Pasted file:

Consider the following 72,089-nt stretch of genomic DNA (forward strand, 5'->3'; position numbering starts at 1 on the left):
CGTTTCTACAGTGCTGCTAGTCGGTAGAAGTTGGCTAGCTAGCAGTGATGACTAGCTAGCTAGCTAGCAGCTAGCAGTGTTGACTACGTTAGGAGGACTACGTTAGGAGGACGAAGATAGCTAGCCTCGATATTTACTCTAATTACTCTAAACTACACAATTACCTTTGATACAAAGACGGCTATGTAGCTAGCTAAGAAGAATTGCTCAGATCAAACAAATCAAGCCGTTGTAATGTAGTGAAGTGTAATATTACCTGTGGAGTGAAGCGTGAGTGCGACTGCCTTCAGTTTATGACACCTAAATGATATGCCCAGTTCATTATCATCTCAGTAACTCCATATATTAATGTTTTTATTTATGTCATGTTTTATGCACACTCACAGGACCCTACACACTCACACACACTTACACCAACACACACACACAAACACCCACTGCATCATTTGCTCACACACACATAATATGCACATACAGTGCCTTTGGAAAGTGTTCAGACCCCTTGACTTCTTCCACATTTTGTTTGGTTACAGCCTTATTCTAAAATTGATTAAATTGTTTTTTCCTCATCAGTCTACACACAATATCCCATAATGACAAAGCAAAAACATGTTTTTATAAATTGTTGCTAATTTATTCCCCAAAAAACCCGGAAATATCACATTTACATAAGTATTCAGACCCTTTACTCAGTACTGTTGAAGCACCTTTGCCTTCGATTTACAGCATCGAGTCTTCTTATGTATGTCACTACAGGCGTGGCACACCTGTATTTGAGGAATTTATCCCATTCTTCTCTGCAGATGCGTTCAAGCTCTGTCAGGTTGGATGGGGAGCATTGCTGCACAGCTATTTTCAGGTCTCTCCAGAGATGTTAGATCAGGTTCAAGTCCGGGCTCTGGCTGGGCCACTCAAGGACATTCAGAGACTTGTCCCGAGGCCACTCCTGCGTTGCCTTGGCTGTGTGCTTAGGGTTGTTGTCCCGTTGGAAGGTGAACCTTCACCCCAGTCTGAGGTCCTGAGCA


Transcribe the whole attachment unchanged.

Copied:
Consider the following 72,089-nt stretch of genomic DNA (forward strand, 5'->3'; position numbering starts at 1 on the left):
CGTTTCTACAGTGCTGCTAGTCGGTAGAAGTTGGCTAGCTAGCAGTGATGACTAGCTAGCTAGCTAGCAGCTAGCAGTGTTGACTACGTTAGGAGGACTACGTTAGGAGGACGAAGATAGCTAGCCTCGATATTTACTCTAATTACTCTAAACTACACAATTACCTTTGATACAAAGACGGCTATGTAGCTAGCTAAGAAGAATTGCTCAGATCAAACAAATCAAGCCGTTGTAATGTAGTGAAGTGTAATATTACCTGTGGAGTGAAGCGTGAGTGCGACTGCCTTCAGTTTATGACACCTAAATGATATGCCCAGTTCATTATCATCTCAGTAACTCCATATATTAATGTTTTTATTTATGTCATGTTTTATGCACACTCACAGGACCCTACACACTCACACACACTTACACCAACACACACACACAAACACCCACTGCATCATTTGCTCACACACACATAATATGCACATACAGTGCCTTTGGAAAGTGTTCAGACCCCTTGACTTCTTCCACATTTTGTTTGGTTACAGCCTTATTCTAAAATTGATTAAATTGTTTTTTCCTCATCAGTCTACACACAATATCCCATAATGACAAAGCAAAAACATGTTTTTATAAATTGTTGCTAATTTATTCCCCAAAAAACCCGGAAATATCACATTTACATAAGTATTCAGACCCTTTACTCAGTACTGTTGAAGCACCTTTGCCTTCGATTTACAGCATCGAGTCTTCTTATGTATGTCACTACAGGCGTGGCACACCTGTATTTGAGGAATTTATCCCATTCTTCTCTGCAGATGCGTTCAAGCTCTGTCAGGTTGGATGGGGAGCATTGCTGCACAGCTATTTTCAGGTCTCTCCAGAGATGTTAGATCAGGTTCAAGTCCGGGCTCTGGCTGGGCCACTCAAGGACATTCAGAGACTTGTCCCGAGGCCACTCCTGCGTTGCCTTGGCTGTGTGCTTAGGGTTGTTGTCCCGTTGGAAGGTGAACCTTCACCCCAGTCTGAGGTCCTGAGCA